Indonesia aims to unveil its $20 billion energy transition investment plan next month, an official said on Friday, days before the United Nations COP28 climate summit as Jakarta tries to resolve issues on funding and energy mix for the initiative.

Officials had initially planned to launch the Just Energy Transition Partnership (JETP) project in the middle of August, but this was delayed due to problems ranging from differences on funding details to the extent of Indonesia's reliance on coal for electricity.

The new target is for JETP plans to be released for public feedback on Nov. 1, with an official launch set for around Nov. 20, Paul Butarbutar, deputy secretary of Indonesia's JETP office, told reporters.

When asked whether the International Partners Group (IPG) - comprising of countries like the United States, Japan, as well as development banks and private lenders - is expected to agree on the investment plan by then, Butarbutar said: "We're going to agree on the content first, but funding, etcetera, are a different matter, a matter for later.".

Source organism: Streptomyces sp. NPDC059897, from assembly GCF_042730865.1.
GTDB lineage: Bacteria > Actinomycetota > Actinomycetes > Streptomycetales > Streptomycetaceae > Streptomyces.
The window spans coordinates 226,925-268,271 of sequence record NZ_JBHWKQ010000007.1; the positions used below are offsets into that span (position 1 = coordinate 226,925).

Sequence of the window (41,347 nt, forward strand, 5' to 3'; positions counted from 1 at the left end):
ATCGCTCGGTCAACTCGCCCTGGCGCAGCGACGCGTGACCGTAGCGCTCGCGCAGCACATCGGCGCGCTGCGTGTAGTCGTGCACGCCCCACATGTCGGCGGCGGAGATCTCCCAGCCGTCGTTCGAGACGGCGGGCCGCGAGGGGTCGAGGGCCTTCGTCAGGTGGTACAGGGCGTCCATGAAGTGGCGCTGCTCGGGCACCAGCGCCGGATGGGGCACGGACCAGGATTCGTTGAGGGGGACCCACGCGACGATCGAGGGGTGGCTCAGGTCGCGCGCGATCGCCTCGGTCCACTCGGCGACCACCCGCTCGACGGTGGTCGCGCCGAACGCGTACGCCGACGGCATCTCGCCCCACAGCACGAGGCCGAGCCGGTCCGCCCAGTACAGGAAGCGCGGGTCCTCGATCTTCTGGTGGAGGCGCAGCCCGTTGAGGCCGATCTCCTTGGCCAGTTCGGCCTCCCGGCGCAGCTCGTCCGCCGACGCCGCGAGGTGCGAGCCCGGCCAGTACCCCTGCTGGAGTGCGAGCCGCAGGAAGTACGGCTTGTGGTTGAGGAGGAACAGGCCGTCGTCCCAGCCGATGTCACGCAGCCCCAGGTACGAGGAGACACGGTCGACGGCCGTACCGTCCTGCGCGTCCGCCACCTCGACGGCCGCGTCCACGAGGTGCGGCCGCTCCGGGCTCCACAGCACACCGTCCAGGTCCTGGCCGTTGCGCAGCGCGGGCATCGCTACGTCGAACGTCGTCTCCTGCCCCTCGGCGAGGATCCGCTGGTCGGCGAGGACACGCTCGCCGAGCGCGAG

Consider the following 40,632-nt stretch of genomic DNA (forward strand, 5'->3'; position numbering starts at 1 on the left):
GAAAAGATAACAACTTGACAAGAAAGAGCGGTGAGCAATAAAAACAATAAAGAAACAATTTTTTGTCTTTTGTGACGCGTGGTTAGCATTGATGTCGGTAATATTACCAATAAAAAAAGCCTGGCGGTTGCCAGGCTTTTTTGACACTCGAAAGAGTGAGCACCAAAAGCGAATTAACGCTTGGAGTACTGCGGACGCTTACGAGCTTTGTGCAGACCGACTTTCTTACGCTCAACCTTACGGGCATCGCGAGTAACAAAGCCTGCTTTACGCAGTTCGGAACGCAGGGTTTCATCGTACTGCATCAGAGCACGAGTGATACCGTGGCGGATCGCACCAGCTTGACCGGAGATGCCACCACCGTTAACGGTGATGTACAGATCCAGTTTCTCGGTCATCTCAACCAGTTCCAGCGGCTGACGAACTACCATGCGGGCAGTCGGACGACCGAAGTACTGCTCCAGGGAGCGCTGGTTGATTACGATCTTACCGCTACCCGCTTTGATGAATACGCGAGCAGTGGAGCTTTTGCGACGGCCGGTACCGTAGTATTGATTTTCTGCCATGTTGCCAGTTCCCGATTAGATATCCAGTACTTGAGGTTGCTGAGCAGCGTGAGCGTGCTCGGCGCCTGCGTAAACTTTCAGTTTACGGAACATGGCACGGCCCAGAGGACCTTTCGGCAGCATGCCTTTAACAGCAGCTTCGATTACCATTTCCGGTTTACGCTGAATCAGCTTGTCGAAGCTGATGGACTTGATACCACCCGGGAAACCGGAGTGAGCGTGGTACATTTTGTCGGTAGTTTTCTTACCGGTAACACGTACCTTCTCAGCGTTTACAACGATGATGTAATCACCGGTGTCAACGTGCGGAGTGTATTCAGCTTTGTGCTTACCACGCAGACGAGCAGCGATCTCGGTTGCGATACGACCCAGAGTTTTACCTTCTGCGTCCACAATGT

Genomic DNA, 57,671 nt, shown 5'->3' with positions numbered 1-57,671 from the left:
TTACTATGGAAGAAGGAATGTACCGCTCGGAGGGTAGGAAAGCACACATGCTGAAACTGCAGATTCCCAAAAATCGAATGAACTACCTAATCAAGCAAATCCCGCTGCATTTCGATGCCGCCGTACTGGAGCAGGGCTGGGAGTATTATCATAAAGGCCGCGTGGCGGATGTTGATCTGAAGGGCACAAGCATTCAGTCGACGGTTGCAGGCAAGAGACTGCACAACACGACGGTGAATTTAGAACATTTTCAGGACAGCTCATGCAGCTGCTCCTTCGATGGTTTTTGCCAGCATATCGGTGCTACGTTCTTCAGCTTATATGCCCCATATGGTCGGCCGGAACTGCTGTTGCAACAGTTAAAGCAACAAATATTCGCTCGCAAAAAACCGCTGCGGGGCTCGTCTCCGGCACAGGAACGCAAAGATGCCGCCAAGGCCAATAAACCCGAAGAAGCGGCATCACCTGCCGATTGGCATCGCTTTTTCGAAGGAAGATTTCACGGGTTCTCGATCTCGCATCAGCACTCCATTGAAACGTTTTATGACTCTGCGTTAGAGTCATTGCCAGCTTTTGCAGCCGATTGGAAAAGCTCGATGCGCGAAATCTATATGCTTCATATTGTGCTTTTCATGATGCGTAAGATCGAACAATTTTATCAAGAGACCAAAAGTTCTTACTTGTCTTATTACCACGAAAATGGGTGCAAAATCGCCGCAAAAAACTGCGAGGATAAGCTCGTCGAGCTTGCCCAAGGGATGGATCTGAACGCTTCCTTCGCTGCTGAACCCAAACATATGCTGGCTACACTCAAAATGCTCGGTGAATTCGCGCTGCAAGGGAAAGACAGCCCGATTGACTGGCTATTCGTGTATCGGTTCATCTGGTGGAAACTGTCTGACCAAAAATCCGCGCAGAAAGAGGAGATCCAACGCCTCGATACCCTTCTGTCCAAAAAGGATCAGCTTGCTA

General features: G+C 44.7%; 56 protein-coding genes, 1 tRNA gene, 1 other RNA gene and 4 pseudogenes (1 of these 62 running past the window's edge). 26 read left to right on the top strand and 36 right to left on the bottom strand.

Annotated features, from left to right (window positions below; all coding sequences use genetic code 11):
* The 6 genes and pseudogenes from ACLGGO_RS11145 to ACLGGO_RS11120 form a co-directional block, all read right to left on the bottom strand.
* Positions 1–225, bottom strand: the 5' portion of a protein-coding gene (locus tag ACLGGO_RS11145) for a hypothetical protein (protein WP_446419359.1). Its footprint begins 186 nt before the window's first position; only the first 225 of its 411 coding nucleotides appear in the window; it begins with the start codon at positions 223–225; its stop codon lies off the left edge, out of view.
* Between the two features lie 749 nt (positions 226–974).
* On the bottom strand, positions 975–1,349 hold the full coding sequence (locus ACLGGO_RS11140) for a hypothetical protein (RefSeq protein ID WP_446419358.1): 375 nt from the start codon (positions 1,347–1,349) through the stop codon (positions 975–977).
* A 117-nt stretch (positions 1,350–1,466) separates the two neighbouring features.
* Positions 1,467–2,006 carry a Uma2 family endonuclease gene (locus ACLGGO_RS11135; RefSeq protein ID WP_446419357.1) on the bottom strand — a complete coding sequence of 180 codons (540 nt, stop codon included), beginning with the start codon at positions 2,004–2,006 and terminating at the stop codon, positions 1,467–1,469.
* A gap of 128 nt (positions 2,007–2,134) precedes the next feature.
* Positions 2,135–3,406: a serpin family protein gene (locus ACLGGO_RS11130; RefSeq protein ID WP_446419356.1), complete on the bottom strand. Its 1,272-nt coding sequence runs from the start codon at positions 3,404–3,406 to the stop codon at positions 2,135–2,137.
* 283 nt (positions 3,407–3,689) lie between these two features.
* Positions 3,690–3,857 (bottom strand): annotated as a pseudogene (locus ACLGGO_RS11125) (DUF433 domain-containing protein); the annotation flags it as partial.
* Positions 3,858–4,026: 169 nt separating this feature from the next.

He declined to provide further details.

Indonesia has agreed to cap and peak the power sector's carbon emissions at 290 million metric tons by 2030 under the JETP, following the IPG's commitment to provide financial support through a blend of equity investments, grants and concessional loans.

Indonesian officials have complained that Western countries are reluctant to finance early retirement of coal-fired power plants, which is needed to make way for renewable power plants.

Currently more than half of the electricity capacity in Indonesia, the world's biggest exporter of thermal coal, is fuelled by coal.

Finance Minister Sri Mulyani Indrawati has also asked for more grants to be included in the fund to reduce interest rates.

A member of the JETP technical working group has previously said the August delay was caused by the need to make sure that proposals reflect additional coal power plant capacity being built off grid by industrial firms, including remotely located nickel smelters. (Reporting by Bernadette Christina Munthe; Writing by Gayatri Suroyo Editing by Shri Navaratnam)